Safety Alert over Crayola Crayons

posted on:
March 28, 2007

author:
Staff

The best-selling children’s crayons in Britain are at the center of a health alert after claims that they contain traces of asbestos.

Tests on the Crayola product, used in millions of homes, are understood to have found small amounts of the cancer-causing chemical. The makers deny they pose a health risk to children.

Health officials in Denmark have insisted that the British-made crayons be withdrawn from sale there and the Norwegian pollution control agency indicated that it had asked the importer of the crayons to suspend sales.

The crayons were produced in the Bedford factory of U.S. manufacturer Binney & Smith, which has agreed to change the formula used in U.S. and British factories in order to remove even a theoretical problem.

The asbestos traces appear to have come from contaminated talcum powder, from one mine in North America, which is used as a bulking agent to keep the crayon hard and stable.

Talc has many similar characteristics to asbestos and some British doctors have drawn tentative links to conditions, including ovarian cancer.

Details of a potential problem first emerged in the U.S. in May when a newspaper in Seattle, Washington, found asbestos traces in crayons made by Binney & Smith in the U.S. and two other manufacturers.

Change the formula

The U.S. Consumer Product Safety Commission subsequently confirmed the presence of asbestos in its own tests. It concluded there were no risks to consumers but asked the companies to change the formula.

The CPSC’s assistant executive director of hazards identification, Ronald Medford, said: ‘We cannot order crayons containing these fibers off the market because we haven’t documented a danger to children.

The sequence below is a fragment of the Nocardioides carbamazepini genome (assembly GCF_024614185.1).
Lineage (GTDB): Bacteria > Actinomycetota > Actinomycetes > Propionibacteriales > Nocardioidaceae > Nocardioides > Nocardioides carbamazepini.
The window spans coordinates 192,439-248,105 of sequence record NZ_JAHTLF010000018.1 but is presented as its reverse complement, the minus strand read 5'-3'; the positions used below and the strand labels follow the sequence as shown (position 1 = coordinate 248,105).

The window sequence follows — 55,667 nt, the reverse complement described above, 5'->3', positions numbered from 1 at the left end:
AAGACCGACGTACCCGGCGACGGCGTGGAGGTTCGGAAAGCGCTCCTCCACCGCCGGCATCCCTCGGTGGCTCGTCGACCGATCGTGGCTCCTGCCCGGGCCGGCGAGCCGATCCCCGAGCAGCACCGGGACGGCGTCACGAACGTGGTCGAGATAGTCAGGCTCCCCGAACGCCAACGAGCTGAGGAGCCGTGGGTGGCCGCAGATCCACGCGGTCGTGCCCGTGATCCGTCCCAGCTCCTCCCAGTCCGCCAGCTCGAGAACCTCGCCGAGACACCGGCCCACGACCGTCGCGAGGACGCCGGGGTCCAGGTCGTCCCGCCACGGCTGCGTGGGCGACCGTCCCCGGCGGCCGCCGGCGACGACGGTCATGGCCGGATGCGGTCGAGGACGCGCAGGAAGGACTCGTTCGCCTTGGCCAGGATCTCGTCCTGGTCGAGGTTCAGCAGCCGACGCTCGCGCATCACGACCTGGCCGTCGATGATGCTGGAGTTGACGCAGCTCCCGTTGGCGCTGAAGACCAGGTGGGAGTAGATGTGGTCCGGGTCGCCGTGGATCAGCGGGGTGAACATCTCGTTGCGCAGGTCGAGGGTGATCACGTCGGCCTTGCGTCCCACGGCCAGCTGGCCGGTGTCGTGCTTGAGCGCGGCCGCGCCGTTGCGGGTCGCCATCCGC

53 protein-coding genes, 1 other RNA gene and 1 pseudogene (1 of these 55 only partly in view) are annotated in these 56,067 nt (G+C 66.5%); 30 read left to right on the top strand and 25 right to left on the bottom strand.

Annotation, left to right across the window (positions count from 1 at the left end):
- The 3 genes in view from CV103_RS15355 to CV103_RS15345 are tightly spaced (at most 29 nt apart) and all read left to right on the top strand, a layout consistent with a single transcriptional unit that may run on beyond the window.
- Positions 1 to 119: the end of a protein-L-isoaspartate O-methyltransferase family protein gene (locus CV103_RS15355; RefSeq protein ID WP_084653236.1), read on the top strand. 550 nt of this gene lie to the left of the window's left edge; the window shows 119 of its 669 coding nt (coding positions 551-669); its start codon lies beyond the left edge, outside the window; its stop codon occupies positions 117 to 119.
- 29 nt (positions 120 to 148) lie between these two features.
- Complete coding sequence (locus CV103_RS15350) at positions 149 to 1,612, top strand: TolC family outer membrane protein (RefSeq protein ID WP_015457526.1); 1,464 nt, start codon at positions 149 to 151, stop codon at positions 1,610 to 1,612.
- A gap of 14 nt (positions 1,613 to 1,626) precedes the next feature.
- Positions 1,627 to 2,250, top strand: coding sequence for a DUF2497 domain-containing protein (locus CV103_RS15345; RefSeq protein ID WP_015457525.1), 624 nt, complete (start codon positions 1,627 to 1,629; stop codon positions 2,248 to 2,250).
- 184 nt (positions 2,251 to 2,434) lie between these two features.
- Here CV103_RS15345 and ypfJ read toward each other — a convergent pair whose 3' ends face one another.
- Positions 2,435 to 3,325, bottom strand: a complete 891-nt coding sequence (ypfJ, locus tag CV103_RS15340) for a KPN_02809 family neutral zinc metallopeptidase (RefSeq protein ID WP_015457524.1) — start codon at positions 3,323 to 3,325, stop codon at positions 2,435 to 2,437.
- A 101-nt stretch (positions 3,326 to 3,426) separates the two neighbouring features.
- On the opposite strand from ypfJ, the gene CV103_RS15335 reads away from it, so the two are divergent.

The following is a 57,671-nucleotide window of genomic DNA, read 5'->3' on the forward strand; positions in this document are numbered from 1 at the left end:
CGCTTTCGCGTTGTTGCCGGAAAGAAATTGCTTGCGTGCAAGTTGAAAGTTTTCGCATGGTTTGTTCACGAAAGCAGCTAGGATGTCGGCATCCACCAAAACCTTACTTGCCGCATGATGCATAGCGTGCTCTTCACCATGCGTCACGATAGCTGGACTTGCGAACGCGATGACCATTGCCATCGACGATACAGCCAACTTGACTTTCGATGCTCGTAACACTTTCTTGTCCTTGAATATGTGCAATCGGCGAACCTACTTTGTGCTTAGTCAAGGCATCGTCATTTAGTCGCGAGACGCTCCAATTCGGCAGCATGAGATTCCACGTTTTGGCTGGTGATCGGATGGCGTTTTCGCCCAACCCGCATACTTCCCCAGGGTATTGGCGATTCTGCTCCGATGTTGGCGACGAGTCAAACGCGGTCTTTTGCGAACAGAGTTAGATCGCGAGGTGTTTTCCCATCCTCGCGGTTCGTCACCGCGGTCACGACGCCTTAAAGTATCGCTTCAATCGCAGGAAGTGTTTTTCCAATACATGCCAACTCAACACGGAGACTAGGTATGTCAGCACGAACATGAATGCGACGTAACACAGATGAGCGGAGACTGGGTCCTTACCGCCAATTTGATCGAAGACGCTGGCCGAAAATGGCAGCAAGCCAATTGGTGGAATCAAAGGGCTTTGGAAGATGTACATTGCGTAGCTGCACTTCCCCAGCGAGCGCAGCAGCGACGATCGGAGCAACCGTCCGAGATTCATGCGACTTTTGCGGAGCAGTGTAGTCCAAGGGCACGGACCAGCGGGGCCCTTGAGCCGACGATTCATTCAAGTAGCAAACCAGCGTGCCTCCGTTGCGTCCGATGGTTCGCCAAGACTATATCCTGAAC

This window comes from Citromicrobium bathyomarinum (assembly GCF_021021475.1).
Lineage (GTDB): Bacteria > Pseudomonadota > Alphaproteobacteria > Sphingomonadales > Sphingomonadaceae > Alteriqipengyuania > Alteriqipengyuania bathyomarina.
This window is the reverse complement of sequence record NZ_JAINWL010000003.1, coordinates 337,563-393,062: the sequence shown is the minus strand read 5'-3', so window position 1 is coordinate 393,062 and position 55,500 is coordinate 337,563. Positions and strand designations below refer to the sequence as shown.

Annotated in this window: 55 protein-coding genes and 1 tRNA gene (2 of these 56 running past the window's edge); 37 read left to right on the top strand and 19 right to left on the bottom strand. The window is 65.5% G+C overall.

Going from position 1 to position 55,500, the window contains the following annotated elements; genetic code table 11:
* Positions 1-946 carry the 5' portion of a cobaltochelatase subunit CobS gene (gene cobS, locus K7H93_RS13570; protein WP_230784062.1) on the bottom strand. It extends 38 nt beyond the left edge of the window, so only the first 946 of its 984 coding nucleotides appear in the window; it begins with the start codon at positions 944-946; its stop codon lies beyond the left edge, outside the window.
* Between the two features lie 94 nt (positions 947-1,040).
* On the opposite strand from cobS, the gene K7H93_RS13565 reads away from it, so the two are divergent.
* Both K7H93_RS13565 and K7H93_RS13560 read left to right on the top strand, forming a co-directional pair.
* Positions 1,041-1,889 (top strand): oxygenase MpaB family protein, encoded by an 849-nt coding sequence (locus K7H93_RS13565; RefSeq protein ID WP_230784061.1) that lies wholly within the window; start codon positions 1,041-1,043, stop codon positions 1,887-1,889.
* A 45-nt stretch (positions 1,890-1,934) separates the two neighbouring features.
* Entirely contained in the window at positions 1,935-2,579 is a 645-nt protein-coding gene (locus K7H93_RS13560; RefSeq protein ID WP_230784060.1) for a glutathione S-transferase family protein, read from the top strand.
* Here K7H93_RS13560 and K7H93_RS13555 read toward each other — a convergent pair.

‘But these fibers should not be in products used by kids so we have asked the manufacturers to voluntarily reformulate their crayons using substitute ingredients.’

Britain’s response has been left to trading standards officers at Bedfordshire County Council. They have not carried out any tests on the British-produced crayons or issued any press releases to inform the public of the investigation.

Trading standards officer Simon Sumner said he relied on the company and the CPSC to convince him there was no risk to the public.

A Binney & Smith spokesman confirmed that the UK crayons were made from the same tainted talc implicated in the asbestos contamination in the U.S.

She also said that Danish tests, which found traces of asbestos, involved crayons made in Britain. But the company had never found asbestos in any of its own experiments.

‘The CPSC did find asbestos traces in two crayons, but they said it was scientifically insignificant,’ she said. ‘They clearly said that parents, teachers and kids should not be concerned and that they could continue to use Crayola crayons. They did not see it as a safety issue and neither do we.’

She said the Bedford factory has started producing talc-free crayons, but supplies now in the shops for Christmas will have been made to the old formula.

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